Namibia, Country Bans Media At Ivory Auction

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    Oct 1, 2007
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    Namibia, Country Bans Media At Ivory Auction

    Windhoek, Namibia raised eyebrows yesterday when it banned the media and observers from a once-off ivory auction held under the auspices of the United Nations Convention on International Trade in Endangered Species (Cites).
    No explanation was given for the news blackout.

    Newspaper The Namibian said the environment ministry had kept the auction under wraps and quoted sources as saying Chinese and Japanese bidders had arrived in Windhoek on Sunday to view the ivory stocks.

    Yesterday, in the first of four sales, $1,1m was raised in the sale of 7,2 tons of ivory, the first lot of a total 106 tons on offer.

    At the 14th Cites conference held in the Netherlands last year, Namibia was permitted to sell nine tons of ivory, Botswana 44 tons, SA 51 tons and Zimbabwe four tons. Cites attached "strict conservation measures" to the concession.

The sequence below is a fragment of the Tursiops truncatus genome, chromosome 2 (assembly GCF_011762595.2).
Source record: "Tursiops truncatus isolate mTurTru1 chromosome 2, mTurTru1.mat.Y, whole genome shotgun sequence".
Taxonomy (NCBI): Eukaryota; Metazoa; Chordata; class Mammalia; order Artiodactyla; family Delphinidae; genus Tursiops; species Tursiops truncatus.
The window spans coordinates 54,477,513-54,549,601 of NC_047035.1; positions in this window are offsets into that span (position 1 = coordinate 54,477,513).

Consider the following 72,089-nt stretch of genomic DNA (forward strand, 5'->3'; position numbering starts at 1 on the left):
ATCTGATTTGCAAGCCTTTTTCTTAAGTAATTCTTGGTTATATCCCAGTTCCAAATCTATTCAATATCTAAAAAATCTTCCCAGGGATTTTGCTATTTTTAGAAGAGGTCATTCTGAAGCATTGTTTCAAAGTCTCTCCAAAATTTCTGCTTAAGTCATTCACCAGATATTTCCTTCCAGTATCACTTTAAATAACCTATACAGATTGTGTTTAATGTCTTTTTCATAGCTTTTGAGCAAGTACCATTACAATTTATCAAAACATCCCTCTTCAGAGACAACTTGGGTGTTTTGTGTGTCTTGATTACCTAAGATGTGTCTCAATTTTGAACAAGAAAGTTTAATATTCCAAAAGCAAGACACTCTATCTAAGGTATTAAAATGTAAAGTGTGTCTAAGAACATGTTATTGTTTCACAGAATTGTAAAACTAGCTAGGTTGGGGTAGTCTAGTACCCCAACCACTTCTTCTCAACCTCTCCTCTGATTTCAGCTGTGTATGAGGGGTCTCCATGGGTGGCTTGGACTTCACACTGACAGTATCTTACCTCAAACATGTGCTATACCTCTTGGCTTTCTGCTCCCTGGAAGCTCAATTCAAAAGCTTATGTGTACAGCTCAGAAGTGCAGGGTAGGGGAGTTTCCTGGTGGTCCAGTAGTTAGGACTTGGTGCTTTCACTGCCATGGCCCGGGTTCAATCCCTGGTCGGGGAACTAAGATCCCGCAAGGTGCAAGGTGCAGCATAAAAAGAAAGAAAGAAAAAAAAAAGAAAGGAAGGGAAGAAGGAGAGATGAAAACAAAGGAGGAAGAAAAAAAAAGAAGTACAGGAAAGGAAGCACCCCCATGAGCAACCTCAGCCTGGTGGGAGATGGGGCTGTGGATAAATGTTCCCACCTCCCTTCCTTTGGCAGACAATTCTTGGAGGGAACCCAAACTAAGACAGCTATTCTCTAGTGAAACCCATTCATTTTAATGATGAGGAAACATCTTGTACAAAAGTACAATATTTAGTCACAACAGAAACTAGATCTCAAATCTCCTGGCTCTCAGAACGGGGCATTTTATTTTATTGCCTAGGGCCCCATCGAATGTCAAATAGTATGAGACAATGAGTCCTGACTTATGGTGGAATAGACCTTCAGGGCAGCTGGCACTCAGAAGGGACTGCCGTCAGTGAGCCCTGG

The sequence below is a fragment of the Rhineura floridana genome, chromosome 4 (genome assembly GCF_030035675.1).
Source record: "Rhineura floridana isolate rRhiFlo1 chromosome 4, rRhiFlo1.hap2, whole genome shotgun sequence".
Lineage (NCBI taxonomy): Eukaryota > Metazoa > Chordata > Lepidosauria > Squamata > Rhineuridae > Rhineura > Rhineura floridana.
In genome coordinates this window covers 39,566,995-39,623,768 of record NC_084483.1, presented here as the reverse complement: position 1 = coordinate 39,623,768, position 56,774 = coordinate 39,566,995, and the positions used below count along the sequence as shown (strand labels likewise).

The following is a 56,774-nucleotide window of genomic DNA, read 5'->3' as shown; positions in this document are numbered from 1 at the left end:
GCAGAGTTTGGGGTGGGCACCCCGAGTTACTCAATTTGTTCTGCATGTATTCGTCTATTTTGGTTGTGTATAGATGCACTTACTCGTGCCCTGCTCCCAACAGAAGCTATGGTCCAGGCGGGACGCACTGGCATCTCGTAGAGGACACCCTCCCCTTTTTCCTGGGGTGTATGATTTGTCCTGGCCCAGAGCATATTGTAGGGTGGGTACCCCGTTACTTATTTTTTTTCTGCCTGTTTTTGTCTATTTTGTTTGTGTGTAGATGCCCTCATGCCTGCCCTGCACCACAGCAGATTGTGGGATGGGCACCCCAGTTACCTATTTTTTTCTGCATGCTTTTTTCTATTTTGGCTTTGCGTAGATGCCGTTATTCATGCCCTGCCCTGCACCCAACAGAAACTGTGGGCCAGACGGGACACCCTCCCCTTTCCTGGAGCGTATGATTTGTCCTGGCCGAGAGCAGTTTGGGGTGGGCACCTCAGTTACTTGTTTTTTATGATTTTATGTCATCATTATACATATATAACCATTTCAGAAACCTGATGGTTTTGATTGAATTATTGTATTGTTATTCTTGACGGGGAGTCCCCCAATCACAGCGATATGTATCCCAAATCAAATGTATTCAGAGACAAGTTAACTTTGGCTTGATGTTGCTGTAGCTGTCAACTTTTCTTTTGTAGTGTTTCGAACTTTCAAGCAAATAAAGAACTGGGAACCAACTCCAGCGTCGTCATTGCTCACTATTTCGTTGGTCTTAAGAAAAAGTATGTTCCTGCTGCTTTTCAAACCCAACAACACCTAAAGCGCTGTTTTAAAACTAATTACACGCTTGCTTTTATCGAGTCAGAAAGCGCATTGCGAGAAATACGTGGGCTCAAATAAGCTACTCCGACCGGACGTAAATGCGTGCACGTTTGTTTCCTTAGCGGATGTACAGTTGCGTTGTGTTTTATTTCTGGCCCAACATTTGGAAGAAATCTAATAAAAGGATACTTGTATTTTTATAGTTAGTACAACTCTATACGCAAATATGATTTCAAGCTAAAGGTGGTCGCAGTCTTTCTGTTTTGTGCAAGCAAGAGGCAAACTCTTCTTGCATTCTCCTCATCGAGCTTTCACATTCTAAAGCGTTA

Namibia had its auction yesterday, Botswana will have its tomorrow and Zimbabwe and SA would have theirs on November 3 and 6 respectively. It is a once-off sale, with the next due in nine years.

    Between March and April, the Cites secretariat visited the four countries and verified that the declared ivory stocks had been properly registered and that they were of legal origin.

    The previous ivory auction held in Windhoek raised $5m.

    The Namibian said that an official told the International Association for Animal Welfare two weeks ago that the environment ministry would refuse it observer status.

    Wildlife trade watchdog Traffic said it had confidence in the auctions. "As far as we're concerned, it's a well-managed process," Traffic's national representative David Newton said.

    Despite concern about China's enforcement efforts, Newton said Beijing had made real efforts to comply with international rules on ivory trade.
    "They are taking this a lot more seriously," he said.

    "We're always urging caution, and the ivory trade needs to be very strictly managed. For the once-off trade, we're confident that the monitoring mechanisms are in place."

    Cites says it agreed to the sales only in African countries where elephant populations were judged to be healthy and growing. More than 312000 elephants are living in the four nations. Most of the tusks were taken from elephants that died from natural causes or culling.

    Profits from the sales had to go towards elephant conservation projects, or towards programmes aimed at developing communities who lived around elephant ranges, Cites said.

    Source: Business Day

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